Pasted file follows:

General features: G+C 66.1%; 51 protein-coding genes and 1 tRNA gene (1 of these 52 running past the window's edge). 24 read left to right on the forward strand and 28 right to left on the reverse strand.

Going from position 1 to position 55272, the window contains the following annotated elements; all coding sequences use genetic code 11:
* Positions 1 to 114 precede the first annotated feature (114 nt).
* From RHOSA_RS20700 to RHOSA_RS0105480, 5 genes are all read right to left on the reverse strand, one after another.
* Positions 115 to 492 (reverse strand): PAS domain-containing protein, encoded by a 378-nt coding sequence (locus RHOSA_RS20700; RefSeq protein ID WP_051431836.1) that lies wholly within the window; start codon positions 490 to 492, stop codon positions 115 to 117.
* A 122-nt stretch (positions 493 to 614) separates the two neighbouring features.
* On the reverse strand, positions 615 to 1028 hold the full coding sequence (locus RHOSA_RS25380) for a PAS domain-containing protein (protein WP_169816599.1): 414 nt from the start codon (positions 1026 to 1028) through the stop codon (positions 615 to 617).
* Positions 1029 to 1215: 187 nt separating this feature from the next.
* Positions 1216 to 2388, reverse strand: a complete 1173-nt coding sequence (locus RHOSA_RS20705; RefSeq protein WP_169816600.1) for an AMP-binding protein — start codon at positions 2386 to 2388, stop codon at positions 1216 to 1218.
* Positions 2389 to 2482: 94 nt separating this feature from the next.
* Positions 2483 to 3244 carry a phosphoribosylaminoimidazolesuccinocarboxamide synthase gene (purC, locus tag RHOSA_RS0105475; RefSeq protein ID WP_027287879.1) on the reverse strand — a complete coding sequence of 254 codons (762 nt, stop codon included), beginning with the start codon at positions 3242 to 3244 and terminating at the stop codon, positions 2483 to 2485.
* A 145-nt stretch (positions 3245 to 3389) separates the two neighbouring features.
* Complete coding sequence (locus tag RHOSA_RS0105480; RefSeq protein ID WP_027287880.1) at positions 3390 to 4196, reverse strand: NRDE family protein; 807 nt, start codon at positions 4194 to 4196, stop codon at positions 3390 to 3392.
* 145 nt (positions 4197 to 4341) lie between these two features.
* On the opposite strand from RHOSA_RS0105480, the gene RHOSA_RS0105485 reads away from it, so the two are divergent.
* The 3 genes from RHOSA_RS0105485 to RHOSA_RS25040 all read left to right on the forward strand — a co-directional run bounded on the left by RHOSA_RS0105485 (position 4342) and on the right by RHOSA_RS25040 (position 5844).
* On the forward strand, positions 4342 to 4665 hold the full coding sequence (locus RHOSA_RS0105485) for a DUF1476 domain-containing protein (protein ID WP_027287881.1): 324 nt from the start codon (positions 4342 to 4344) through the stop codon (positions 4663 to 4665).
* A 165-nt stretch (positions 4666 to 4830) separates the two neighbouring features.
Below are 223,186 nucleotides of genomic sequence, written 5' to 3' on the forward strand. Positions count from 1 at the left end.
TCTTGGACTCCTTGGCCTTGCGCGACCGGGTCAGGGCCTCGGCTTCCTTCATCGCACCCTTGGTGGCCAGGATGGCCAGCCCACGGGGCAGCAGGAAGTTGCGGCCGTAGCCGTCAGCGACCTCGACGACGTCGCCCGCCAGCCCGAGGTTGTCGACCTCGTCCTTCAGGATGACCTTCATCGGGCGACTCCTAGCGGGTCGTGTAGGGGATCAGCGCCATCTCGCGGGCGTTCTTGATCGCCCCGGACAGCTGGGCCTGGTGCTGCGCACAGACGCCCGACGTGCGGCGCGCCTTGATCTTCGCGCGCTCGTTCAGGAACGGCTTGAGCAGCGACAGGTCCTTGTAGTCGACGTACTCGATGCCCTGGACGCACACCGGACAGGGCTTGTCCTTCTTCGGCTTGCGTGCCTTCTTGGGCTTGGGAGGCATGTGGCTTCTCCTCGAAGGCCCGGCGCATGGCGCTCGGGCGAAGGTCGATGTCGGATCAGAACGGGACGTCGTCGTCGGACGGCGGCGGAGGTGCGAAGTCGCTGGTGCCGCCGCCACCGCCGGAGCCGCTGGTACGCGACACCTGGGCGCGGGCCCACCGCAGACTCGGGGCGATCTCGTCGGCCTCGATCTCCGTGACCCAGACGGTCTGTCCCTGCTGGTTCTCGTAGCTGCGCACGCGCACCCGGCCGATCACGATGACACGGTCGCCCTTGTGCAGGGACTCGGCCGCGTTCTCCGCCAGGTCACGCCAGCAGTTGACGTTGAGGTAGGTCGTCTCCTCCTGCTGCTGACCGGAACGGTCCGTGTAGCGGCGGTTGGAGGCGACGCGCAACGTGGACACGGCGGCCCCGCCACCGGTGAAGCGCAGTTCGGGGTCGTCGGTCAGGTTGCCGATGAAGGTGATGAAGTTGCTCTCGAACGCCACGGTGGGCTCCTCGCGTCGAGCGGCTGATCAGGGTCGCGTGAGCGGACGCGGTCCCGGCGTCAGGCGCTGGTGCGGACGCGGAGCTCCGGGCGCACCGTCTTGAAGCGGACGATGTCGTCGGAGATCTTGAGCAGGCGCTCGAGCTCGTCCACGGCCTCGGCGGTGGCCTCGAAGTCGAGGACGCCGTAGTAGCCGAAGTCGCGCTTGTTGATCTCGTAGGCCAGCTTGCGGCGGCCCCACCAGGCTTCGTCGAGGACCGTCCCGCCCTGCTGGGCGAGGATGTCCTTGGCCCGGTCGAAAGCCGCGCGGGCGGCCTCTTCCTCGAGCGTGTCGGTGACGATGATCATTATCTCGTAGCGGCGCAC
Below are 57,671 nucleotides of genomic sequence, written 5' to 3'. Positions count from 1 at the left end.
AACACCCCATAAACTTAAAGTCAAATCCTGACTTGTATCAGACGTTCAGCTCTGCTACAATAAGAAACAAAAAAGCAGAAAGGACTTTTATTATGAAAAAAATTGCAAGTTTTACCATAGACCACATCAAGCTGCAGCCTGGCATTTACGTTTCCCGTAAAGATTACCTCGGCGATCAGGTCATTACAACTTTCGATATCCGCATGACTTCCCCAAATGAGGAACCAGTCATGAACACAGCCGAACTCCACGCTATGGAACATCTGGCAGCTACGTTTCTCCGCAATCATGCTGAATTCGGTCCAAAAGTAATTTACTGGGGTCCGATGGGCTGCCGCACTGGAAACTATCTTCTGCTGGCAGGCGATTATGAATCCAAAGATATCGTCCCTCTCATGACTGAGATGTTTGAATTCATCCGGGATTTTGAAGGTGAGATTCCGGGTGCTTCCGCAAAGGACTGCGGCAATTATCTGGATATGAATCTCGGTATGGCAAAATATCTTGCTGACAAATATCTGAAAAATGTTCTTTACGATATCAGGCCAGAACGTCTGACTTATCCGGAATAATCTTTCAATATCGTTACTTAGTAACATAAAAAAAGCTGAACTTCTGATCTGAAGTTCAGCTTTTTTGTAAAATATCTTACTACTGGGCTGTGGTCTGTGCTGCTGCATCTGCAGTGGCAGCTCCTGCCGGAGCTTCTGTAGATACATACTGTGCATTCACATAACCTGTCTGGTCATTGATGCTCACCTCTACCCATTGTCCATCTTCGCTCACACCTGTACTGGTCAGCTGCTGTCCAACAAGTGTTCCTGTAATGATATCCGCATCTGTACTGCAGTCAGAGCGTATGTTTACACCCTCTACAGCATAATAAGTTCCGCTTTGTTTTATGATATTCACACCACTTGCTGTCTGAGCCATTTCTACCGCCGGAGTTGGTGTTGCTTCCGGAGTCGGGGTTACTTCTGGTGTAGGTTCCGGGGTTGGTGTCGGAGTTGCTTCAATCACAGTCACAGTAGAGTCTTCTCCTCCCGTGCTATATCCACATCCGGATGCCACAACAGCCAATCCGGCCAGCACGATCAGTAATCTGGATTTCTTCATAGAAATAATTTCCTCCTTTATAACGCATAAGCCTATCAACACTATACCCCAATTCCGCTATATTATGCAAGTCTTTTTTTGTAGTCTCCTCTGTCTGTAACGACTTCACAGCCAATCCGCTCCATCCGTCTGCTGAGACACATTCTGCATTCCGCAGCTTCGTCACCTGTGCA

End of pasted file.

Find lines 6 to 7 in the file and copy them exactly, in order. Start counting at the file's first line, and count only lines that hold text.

* A 122-nt stretch (positions 493 to 614) separates the two neighbouring features.
* On the reverse strand, positions 615 to 1028 hold the full coding sequence (locus RHOSA_RS25380) for a PAS domain-containing protein (protein WP_169816599.1): 414 nt from the start codon (positions 1026 to 1028) through the stop codon (positions 615 to 617).